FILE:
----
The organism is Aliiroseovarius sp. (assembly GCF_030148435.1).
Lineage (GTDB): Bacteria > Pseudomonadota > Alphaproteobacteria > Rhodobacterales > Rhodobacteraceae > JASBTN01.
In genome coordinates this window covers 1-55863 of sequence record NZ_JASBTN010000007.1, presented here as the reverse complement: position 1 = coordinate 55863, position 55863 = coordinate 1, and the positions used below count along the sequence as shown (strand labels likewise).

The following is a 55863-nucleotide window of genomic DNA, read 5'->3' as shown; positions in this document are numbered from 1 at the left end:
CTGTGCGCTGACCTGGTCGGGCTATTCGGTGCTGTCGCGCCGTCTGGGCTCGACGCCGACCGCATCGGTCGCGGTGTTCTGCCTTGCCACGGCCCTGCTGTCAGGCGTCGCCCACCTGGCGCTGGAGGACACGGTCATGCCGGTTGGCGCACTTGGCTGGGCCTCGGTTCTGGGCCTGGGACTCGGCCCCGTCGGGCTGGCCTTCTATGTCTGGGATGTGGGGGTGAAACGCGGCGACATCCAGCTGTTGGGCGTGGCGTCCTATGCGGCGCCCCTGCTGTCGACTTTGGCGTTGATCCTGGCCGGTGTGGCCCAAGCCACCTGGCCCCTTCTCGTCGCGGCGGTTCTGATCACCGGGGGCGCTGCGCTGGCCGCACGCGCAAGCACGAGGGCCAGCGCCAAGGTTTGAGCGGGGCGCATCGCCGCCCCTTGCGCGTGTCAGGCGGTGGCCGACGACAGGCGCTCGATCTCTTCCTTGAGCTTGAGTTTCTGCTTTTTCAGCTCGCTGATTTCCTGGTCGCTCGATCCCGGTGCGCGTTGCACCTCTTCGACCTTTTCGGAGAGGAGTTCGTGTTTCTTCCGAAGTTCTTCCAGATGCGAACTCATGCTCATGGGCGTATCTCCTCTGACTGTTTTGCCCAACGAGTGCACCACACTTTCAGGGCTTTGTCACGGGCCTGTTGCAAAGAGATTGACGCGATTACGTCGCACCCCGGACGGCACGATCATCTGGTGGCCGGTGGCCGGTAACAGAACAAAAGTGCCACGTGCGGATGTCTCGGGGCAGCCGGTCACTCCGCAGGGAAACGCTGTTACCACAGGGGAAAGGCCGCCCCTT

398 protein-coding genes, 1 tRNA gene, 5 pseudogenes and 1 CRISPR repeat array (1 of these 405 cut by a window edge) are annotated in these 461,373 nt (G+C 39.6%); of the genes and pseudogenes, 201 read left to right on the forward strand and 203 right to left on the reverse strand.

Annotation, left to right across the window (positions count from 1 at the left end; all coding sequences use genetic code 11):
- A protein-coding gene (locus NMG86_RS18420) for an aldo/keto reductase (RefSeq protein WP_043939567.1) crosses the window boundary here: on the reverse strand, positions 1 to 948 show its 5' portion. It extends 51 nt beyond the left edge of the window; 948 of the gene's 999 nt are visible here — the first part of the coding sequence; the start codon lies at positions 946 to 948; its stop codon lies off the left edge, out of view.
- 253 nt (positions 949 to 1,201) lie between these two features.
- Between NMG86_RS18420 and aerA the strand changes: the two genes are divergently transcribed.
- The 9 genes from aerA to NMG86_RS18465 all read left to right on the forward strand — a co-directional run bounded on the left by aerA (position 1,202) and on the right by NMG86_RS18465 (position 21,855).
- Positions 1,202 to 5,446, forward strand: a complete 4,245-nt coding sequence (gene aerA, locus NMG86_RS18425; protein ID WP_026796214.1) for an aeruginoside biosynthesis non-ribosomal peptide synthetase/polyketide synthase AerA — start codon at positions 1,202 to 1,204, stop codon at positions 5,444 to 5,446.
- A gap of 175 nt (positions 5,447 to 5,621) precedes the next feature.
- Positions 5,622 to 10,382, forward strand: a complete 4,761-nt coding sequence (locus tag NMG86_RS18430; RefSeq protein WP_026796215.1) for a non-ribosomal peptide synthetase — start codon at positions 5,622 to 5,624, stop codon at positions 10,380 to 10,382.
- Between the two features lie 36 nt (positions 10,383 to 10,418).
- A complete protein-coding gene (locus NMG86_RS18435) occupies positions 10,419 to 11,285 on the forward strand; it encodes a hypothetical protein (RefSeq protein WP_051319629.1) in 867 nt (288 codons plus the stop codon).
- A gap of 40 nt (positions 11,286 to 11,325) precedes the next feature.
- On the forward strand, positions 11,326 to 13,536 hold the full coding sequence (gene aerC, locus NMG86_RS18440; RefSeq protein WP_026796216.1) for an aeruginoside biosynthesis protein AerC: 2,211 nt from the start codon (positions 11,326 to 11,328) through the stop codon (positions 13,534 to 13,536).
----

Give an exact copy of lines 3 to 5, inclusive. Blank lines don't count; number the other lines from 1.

In genome coordinates this window covers 1-55863 of sequence record NZ_JASBTN010000007.1, presented here as the reverse complement: position 1 = coordinate 55863, position 55863 = coordinate 1, and the positions used below count along the sequence as shown (strand labels likewise).

The following is a 55863-nucleotide window of genomic DNA, read 5'->3' as shown; positions in this document are numbered from 1 at the left end:
CTGTGCGCTGACCTGGTCGGGCTATTCGGTGCTGTCGCGCCGTCTGGGCTCGACGCCGACCGCATCGGTCGCGGTGTTCTGCCTTGCCACGGCCCTGCTGTCAGGCGTCGCCCACCTGGCGCTGGAGGACACGGTCATGCCGGTTGGCGCACTTGGCTGGGCCTCGGTTCTGGGCCTGGGACTCGGCCCCGTCGGGCTGGCCTTCTATGTCTGGGATGTGGGGGTGAAACGCGGCGACATCCAGCTGTTGGGCGTGGCGTCCTATGCGGCGCCCCTGCTGTCGACTTTGGCGTTGATCCTGGCCGGTGTGGCCCAAGCCACCTGGCCCCTTCTCGTCGCGGCGGTTCTGATCACCGGGGGCGCTGCGCTGGCCGCACGCGCAAGCACGAGGGCCAGCGCCAAGGTTTGAGCGGGGCGCATCGCCGCCCCTTGCGCGTGTCAGGCGGTGGCCGACGACAGGCGCTCGATCTCTTCCTTGAGCTTGAGTTTCTGCTTTTTCAGCTCGCTGATTTCCTGGTCGCTCGATCCCGGTGCGCGTTGCACCTCTTCGACCTTTTCGGAGAGGAGTTCGTGTTTCTTCCGAAGTTCTTCCAGATGCGAACTCATGCTCATGGGCGTATCTCCTCTGACTGTTTTGCCCAACGAGTGCACCACACTTTCAGGGCTTTGTCACGGGCCTGTTGCAAAGAGATTGACGCGATTACGTCGCACCCCGGACGGCACGATCATCTGGTGGCCGGTGGCCGGTAACAGAACAAAAGTGCCACGTGCGGATGTCTCGGGGCAGCCGGTCACTCCGCAGGGAAACGCTGTTACCACAGGGGAAAGGCCGCCCCTT